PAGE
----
For the last 100 days, I have been practicing the piano! Well, not quite: For the last 107 days, I have been practicing the piano, and I missed seven days due to sickness or sheer exhaustion. But that’s a good opportunity to reflect!

I grew up playing a few instruments very badly, including the recorder (very briefly in elementary school), the piano (I never practiced and did not enjoy any part of it, and I was predictably not very good), and finally the alto-saxophone to which I developed a relationship so neurotic that towards the end I would take the instrument to my lessons, then chat to the teacher for 30 minutes, and not play a single note. I never got beyond the basics and did not enjoy any of it. Needless to say, traditional lessons formats have not worked out well for me.

Later, I picked up the guitar because I still enjoyed the thought of ‘participating’ in music; I enjoy classical ballroom dancing, singing, and rhythm games of all sorts so it’s a logical extension of that. It’s just a joy to be not just a by-stander to music but someone that is a little bit more actively involved. What got me to play the guitar was the video game Rocksmith 2014. You connect your guitar to you computer using a custom cable and it will give you some instructions for how to play it. Later on I got a bass guitar as well (mostly because Rocksmith supports it). Then I tried various other apps and stuck with Yousician. I bought a Ukulele and a MIDI-keyboard because they are supported instruments in Yousician.

While I did enjoy my time with all of these instruments since picking up the guitar, I never got to a point where I could actually play a song without any software. For the piano in particular I could never get beyond the absolute basics: two hands doing different things or hands changing positions was always too much. Strumming instruments have the advantage that your two hands are somewhat in sync, so I got a little bit further with them, but not massively. (I also made the mistake of trying to take guitar lessons, and the damage of seeing a teacher once was enough to not play for 3 months. Not the teachers fault, it is just not my thing.)

This summer I gave the piano another shot because I realized I needed to do something more meaningful with my life, ideally something with music, and the piano is just very versatile (…and quiet enough to not ). This time, however, I decided to write my own software for learning to play the piano, and now after five paragraphs of introduction we have finally reached the topic that I actually want to talk about: music learning software. I should probably prefix this by saying that I have loved my time with both Yousician and Rocksmith: I am a fan of both products.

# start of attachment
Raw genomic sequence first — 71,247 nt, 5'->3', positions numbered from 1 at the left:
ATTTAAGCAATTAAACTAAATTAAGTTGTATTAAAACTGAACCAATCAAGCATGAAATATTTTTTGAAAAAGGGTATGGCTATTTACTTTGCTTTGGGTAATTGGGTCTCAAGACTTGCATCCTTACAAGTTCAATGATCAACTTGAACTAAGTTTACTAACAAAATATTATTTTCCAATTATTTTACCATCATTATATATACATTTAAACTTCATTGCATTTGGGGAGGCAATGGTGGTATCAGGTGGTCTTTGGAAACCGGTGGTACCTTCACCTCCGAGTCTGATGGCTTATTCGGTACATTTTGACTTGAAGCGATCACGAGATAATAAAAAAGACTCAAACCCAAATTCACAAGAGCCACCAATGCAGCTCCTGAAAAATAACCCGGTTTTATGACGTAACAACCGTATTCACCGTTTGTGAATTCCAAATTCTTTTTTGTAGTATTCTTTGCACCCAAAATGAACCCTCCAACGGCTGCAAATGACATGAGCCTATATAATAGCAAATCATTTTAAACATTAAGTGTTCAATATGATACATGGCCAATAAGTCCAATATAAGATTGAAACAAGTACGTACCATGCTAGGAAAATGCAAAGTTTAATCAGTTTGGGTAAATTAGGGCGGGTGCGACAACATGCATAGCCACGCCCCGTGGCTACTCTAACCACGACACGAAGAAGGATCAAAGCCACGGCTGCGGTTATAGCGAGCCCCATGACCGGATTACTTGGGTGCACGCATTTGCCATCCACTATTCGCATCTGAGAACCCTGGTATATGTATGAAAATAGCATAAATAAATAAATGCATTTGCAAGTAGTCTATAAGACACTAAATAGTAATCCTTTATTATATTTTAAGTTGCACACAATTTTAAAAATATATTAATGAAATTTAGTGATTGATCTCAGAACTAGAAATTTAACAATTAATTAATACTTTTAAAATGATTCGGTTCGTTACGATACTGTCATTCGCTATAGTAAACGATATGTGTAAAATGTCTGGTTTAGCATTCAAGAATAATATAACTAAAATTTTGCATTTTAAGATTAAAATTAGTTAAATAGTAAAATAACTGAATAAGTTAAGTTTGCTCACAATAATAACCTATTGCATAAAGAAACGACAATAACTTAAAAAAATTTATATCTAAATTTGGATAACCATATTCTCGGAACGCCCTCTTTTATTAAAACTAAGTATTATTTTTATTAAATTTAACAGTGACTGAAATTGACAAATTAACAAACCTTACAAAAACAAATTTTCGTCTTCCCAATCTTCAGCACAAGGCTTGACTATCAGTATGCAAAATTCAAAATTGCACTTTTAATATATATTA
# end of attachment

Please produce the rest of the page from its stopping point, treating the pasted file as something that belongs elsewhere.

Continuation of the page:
So, what did I learn by writing my own piano playing software and practicing for 100 days? In no particular order, here are some music making and software making thoughts:

  • I decided to write the software with Raylib and Dear ImGui. I had just spent the last years of my life working at Unity (and had started writing a similar piano practice thing in Unity) and when I quit that job I needed some distance. This was such a good decision. I had not realized how much of a burden the reality of using a large engine had become. I had started to move many of my hobby projects to C/C++ with DearImGui some time earlier, and it is so freeing to not have to think in someone else’s mental model. What I found to be the biggest time-saver is that in C/C++ I can just dump everything into a single source file and call it a day. No classes, no constructors, no instance variables, no decisions on where to put code, no functions I have to mark static, just nothing. No scenes, no objects, no packages. (Yes, I could put everything into a single static class in C# but that’s not what it wants you to do.) Not having to leave the code to build some GUI is also just nice: This setup encourages trying dumb things quickly and moving on when they inevitably don’t work. It is so good.
  • Initially, I was looking for a library to help me with reading MIDI input. I did not find anything - because I quickly stopped searching. I got so used to looking for the “cross-platform library” with the perfect interface that I did not even check the Windows API to begin with, and it takes less than 50 lines of C/C++ to start receiving MIDI inputs. In a similar vein, I started by putting some configuration into external files requiring custom parsing before realizing that nobody else is going to use this software and I might as well just recompile it every day anyway, so let’s stop doing all the non-sense and just change a constant in code instead of writing a new parsing library.